Religion In Emily Dickinson's Poetry

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The Spiritual Passion of Emily Dickinson Witnessed in Her Life and Poetry
D. Ans Angel Dr.M.Natarajan
PhD Research Scholar Assistant Professor
Department of English and Foreign Languages Department of English and Foreign Languages
Alagappa University Alagappa University
Karaikudi Karaikudi

Emily Dickinson, who always viewed as a rebel against religion orthodoxy by critics, too wrote on spiritual life. The outside world condemns her to be unconventional; her inner experience with the word of God shows her true love for Almighty. She is a practicing spiritualist. Most of her poems talks of the union of human soul with God and the eternal life. The objective of
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She was a woman of great integrity, purity, conscience and high sense of honour. She wrote of God, man, nature and death that exhibits true face of human life. Even today all her poems convey message to the society. Though Miss Dickinson could not accept the teachings of the church, she still retained unshakable faith in God’s actual reality and continually re-examined older fundamental concepts like the trinity, resurrection, hell, angels and immortality. Her unquenchable thirst for speaking with the redeemer, the creator all alone is expressed in “Some Keep the Sabbath Going to Church”. She does not like to go to church with all rather she wants to be all alone with Christ in orchard. There, Bobolink, a singing bird is a chorister, orchard- a Altar and God- a Preacher. She likes to converse with Him and worship Him without any hindrance. But most of her critics commented on this poem about her escape from church services and the end of her church- going. The truth is, her inner experience with the word of God, I Corinthians 3:16 “Do you not know that you are God’s Temple and that God’s spirit dwells in you?” makes her to see the mortal body as temple of God. She did not escape from the services rather she herself surrendered her life to God and always walked with him. These things are seen in her last…show more content…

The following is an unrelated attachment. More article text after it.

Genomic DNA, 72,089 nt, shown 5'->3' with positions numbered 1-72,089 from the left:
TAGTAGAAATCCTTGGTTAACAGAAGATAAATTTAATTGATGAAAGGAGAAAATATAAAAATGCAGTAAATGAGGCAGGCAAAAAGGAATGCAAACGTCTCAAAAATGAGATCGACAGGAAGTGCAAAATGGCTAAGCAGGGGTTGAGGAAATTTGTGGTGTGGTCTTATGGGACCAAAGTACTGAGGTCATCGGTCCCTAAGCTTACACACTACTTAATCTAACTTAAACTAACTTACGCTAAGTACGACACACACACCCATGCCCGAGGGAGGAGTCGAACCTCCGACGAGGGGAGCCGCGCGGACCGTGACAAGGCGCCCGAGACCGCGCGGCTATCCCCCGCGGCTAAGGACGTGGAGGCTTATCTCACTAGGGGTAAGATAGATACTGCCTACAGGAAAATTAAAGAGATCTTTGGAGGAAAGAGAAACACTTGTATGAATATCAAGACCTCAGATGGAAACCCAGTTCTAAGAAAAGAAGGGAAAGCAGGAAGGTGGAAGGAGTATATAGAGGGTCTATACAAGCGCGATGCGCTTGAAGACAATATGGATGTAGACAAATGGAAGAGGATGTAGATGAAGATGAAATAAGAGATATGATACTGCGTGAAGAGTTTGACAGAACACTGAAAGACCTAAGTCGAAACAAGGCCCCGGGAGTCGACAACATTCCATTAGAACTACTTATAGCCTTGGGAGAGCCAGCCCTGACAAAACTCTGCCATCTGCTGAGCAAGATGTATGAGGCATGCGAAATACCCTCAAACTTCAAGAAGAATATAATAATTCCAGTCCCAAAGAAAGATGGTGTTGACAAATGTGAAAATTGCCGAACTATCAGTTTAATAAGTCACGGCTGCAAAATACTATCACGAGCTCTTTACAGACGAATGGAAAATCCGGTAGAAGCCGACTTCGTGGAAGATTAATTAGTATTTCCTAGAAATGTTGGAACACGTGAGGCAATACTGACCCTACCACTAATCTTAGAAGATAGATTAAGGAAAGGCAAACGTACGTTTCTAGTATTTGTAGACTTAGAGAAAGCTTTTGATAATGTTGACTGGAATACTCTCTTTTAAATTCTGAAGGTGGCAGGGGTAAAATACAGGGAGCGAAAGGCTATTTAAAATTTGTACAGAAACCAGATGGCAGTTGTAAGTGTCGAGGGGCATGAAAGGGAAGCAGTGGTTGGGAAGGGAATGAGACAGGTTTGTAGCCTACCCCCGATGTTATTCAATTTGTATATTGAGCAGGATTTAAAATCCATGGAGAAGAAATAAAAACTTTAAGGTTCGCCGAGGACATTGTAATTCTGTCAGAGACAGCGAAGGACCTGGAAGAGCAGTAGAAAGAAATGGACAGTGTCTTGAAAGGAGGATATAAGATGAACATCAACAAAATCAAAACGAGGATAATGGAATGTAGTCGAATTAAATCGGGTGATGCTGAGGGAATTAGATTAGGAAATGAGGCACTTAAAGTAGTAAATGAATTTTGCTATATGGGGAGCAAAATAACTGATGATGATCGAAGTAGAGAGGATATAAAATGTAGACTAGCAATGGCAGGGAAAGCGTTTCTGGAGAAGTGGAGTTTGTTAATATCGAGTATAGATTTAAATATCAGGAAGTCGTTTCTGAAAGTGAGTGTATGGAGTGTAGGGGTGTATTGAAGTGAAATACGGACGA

She views and examines the mortality and immortality through various moods. The series of death of her family members makes her to see death as a painless one. She looks at the perishable body as a seed that is sown to be raised as imperishable. Thus she writes: Sown in dishonor? Ah! Indeed! May this dishonor be? …………………….. …………………….. Sown in corruption? ……………………. (Single Hound 105)
Here, Emily’s views are similar to St.Paul’s view in Bible. As an evidence, she too quotes “Corinthians I.15, narrates”, what is sown as perishable, is raised imperishable. What is sown in dishonor is raised in
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